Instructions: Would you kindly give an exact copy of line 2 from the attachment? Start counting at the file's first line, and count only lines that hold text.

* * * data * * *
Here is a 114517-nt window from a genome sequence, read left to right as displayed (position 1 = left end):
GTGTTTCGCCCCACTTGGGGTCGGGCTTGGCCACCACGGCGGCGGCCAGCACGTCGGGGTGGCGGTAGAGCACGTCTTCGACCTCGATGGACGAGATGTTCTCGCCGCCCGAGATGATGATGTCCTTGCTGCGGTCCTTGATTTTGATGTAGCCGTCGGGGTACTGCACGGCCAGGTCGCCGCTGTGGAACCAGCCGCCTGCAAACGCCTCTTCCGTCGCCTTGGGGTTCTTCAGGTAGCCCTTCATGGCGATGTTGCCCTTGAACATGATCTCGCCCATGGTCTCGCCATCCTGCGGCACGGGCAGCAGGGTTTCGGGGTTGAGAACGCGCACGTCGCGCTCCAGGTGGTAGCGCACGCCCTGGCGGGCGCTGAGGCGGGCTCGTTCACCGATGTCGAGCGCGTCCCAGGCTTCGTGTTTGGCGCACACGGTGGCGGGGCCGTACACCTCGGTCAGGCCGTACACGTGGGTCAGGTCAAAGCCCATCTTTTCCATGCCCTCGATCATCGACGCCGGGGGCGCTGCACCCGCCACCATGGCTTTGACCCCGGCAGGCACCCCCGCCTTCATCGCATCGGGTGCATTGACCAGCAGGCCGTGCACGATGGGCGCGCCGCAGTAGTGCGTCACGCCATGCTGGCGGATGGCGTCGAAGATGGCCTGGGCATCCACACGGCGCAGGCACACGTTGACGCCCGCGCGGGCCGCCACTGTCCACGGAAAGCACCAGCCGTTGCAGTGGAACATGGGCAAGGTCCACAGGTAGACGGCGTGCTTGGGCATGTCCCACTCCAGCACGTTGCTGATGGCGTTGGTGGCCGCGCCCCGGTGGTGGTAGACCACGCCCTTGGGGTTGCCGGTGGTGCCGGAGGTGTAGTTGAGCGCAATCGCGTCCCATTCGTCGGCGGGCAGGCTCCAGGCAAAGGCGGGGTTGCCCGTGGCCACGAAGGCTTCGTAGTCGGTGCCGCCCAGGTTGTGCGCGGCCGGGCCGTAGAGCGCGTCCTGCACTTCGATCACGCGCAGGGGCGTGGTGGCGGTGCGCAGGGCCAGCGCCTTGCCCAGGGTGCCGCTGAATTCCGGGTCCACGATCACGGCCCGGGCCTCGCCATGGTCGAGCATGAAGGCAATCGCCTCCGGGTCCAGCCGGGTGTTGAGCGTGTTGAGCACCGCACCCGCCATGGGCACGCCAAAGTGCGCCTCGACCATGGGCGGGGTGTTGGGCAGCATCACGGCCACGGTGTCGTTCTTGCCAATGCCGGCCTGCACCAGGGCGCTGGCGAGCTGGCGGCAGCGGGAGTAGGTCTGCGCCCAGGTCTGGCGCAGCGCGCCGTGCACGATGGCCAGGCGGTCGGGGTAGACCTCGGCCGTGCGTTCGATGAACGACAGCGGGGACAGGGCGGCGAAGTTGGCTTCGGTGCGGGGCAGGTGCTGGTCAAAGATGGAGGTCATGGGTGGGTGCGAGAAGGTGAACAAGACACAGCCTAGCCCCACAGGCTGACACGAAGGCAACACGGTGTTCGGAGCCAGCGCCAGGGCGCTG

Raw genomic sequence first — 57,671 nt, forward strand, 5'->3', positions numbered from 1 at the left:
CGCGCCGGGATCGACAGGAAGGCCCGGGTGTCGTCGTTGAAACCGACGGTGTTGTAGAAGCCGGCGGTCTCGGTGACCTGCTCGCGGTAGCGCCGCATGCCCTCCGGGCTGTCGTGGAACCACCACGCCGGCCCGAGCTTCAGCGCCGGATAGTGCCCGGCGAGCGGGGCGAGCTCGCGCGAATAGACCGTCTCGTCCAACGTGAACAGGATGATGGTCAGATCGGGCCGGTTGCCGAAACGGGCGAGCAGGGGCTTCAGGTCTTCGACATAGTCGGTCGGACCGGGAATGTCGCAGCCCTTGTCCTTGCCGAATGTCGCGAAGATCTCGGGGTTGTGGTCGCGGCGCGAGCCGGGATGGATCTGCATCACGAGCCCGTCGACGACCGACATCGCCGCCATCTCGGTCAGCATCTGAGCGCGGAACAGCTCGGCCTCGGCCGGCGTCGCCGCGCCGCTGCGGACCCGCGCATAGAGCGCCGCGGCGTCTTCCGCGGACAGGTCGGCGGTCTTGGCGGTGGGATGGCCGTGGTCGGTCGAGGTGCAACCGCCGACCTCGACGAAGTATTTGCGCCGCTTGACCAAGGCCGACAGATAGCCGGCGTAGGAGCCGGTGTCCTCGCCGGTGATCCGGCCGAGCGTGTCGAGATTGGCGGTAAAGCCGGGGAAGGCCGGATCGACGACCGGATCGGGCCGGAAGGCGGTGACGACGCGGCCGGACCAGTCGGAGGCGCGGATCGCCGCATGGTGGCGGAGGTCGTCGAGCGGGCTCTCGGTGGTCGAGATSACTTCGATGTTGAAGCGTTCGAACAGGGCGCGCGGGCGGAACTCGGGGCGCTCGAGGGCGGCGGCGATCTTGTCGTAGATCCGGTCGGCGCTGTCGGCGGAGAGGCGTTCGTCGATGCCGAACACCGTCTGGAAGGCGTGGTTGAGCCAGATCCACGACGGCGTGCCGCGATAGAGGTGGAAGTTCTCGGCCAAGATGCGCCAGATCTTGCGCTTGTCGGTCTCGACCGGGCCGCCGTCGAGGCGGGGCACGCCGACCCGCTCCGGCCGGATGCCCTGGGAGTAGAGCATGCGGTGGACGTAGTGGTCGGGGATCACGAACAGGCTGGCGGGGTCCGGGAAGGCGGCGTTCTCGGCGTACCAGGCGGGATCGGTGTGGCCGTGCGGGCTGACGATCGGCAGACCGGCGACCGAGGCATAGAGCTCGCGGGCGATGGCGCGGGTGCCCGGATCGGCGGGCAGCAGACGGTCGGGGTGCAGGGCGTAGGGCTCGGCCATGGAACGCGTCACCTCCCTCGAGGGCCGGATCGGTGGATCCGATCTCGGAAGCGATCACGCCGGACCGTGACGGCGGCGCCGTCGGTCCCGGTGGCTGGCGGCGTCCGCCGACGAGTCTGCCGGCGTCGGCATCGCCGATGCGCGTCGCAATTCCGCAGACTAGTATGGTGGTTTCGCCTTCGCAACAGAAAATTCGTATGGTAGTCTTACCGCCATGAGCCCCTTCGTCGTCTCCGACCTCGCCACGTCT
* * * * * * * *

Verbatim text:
GTGTTTCGCCCCACTTGGGGTCGGGCTTGGCCACCACGGCGGCGGCCAGCACGTCGGGGTGGCGGTAGAGCACGTCTTCGACCTCGATGGACGAGATGTTCTCGCCGCCCGAGATGATGATGTCCTTGCTGCGGTCCTTGATTTTGATGTAGCCGTCGGGGTACTGCACGGCCAGGTCGCCGCTGTGGAACCAGCCGCCTGCAAACGCCTCTTCCGTCGCCTTGGGGTTCTTCAGGTAGCCCTTCATGGCGATGTTGCCCTTGAACATGATCTCGCCCATGGTCTCGCCATCCTGCGGCACGGGCAGCAGGGTTTCGGGGTTGAGAACGCGCACGTCGCGCTCCAGGTGGTAGCGCACGCCCTGGCGGGCGCTGAGGCGGGCTCGTTCACCGATGTCGAGCGCGTCCCAGGCTTCGTGTTTGGCGCACACGGTGGCGGGGCCGTACACCTCGGTCAGGCCGTACACGTGGGTCAGGTCAAAGCCCATCTTTTCCATGCCCTCGATCATCGACGCCGGGGGCGCTGCACCCGCCACCATGGCTTTGACCCCGGCAGGCACCCCCGCCTTCATCGCATCGGGTGCATTGACCAGCAGGCCGTGCACGATGGGCGCGCCGCAGTAGTGCGTCACGCCATGCTGGCGGATGGCGTCGAAGATGGCCTGGGCATCCACACGGCGCAGGCACACGTTGACGCCCGCGCGGGCCGCCACTGTCCACGGAAAGCACCAGCCGTTGCAGTGGAACATGGGCAAGGTCCACAGGTAGACGGCGTGCTTGGGCATGTCCCACTCCAGCACGTTGCTGATGGCGTTGGTGGCCGCGCCCCGGTGGTGGTAGACCACGCCCTTGGGGTTGCCGGTGGTGCCGGAGGTGTAGTTGAGCGCAATCGCGTCCCATTCGTCGGCGGGCAGGCTCCAGGCAAAGGCGGGGTTGCCCGTGGCCACGAAGGCTTCGTAGTCGGTGCCGCCCAGGTTGTGCGCGGCCGGGCCGTAGAGCGCGTCCTGCACTTCGATCACGCGCAGGGGCGTGGTGGCGGTGCGCAGGGCCAGCGCCTTGCCCAGGGTGCCGCTGAATTCCGGGTCCACGATCACGGCCCGGGCCTCGCCATGGTCGAGCATGAAGGCAATCGCCTCCGGGTCCAGCCGGGTGTTGAGCGTGTTGAGCACCGCACCCGCCATGGGCACGCCAAAGTGCGCCTCGACCATGGGCGGGGTGTTGGGCAGCATCACGGCCACGGTGTCGTTCTTGCCAATGCCGGCCTGCACCAGGGCGCTGGCGAGCTGGCGGCAGCGGGAGTAGGTCTGCGCCCAGGTCTGGCGCAGCGCGCCGTGCACGATGGCCAGGCGGTCGGGGTAGACCTCGGCCGTGCGTTCGATGAACGACAGCGGGGACAGGGCGGCGAAGTTGGCTTCGGTGCGGGGCAGGTGCTGGTCAAAGATGGAGGTCATGGGTGGGTGCGAGAAGGTGAACAAGACACAGCCTAGCCCCACAGGCTGACACGAAGGCAACACGGTGTTCGGAGCCAGCGCCAGGGCGCTG